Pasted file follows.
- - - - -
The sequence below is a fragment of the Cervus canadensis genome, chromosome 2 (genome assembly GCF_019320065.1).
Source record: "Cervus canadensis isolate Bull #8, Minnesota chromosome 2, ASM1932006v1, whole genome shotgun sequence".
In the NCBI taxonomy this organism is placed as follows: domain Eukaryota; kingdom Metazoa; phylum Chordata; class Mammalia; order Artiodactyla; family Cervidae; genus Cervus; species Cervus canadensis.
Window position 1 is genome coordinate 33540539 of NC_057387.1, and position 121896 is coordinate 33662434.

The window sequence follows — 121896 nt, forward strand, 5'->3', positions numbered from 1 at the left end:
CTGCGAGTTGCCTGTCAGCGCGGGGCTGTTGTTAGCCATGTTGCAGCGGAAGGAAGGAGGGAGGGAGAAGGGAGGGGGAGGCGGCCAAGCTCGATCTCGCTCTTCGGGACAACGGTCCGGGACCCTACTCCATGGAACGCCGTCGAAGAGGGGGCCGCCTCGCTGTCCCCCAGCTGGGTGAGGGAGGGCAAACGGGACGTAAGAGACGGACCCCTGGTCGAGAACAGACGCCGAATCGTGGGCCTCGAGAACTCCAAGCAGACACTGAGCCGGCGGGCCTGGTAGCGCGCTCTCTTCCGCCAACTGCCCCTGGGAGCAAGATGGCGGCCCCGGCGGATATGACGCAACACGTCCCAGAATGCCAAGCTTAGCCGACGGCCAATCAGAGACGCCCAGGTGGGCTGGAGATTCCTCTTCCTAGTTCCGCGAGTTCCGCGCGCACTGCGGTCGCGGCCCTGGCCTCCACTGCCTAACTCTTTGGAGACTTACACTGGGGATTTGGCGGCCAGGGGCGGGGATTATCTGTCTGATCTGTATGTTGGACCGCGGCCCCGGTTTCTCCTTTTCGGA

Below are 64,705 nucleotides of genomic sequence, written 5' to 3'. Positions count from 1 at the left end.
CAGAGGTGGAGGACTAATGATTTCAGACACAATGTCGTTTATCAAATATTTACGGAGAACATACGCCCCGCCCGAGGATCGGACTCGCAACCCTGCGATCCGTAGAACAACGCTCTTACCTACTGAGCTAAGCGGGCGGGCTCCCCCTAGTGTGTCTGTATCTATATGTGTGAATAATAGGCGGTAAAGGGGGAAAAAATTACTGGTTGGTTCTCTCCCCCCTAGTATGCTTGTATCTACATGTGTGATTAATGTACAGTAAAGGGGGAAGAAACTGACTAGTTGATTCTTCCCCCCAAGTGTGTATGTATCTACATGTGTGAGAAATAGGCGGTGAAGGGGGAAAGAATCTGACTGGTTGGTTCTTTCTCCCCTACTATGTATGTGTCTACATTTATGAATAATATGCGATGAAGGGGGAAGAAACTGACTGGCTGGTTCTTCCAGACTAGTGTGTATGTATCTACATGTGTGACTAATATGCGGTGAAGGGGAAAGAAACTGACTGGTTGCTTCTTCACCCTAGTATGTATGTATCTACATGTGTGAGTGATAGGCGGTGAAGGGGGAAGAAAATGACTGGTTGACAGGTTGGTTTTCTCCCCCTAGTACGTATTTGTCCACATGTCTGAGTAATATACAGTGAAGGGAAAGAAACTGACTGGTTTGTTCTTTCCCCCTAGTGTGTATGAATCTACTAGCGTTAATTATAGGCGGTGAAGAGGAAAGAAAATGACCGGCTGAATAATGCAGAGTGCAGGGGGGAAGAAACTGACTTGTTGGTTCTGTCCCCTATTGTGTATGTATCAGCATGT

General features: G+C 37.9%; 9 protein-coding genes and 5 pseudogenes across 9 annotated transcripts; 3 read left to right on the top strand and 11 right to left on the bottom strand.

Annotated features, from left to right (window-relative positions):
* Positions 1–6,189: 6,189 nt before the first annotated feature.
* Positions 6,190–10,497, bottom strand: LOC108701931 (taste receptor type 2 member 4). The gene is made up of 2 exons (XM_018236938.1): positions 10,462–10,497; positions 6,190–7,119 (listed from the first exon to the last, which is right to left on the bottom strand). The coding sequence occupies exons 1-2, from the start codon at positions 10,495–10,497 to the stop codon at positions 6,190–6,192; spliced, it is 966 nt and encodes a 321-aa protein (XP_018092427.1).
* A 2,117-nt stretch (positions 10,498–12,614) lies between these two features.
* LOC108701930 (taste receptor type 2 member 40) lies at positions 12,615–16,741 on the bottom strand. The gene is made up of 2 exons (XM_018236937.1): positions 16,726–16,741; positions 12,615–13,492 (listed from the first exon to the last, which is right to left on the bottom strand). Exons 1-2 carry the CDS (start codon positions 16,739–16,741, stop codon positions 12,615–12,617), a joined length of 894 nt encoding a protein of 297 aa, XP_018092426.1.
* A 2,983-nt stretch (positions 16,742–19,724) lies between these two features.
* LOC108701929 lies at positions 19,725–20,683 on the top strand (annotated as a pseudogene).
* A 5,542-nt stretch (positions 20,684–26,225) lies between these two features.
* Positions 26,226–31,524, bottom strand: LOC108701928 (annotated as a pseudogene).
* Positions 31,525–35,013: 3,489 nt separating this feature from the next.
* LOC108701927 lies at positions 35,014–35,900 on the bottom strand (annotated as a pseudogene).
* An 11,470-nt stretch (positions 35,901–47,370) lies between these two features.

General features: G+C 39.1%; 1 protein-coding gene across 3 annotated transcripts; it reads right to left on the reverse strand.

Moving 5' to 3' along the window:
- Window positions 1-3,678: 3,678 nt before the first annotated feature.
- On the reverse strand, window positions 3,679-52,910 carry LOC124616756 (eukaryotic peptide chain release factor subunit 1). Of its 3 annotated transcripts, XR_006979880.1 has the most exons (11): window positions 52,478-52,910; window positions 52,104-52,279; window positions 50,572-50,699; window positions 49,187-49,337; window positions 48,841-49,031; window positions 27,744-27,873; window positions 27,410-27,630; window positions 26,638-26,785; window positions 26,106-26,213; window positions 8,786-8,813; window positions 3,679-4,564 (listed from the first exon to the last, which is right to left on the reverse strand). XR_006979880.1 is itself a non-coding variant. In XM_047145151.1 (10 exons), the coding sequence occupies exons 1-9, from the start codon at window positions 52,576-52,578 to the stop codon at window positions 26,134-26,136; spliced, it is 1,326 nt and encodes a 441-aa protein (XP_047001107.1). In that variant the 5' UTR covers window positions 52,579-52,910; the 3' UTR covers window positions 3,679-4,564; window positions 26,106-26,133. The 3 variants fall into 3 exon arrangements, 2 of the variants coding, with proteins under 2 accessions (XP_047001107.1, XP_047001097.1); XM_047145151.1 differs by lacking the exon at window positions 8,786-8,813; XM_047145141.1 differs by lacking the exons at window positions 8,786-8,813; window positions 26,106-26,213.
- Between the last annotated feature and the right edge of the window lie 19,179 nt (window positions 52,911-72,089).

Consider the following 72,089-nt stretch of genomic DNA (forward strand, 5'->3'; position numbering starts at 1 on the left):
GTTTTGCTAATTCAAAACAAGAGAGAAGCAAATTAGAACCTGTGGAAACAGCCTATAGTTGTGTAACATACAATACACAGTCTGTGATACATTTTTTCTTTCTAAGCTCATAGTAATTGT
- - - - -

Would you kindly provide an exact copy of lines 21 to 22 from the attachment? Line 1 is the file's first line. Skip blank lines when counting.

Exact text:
* An 11,470-nt stretch (positions 35,901–47,370) lies between these two features.

General features: G+C 39.1%; 1 protein-coding gene across 3 annotated transcripts; it reads right to left on the reverse strand.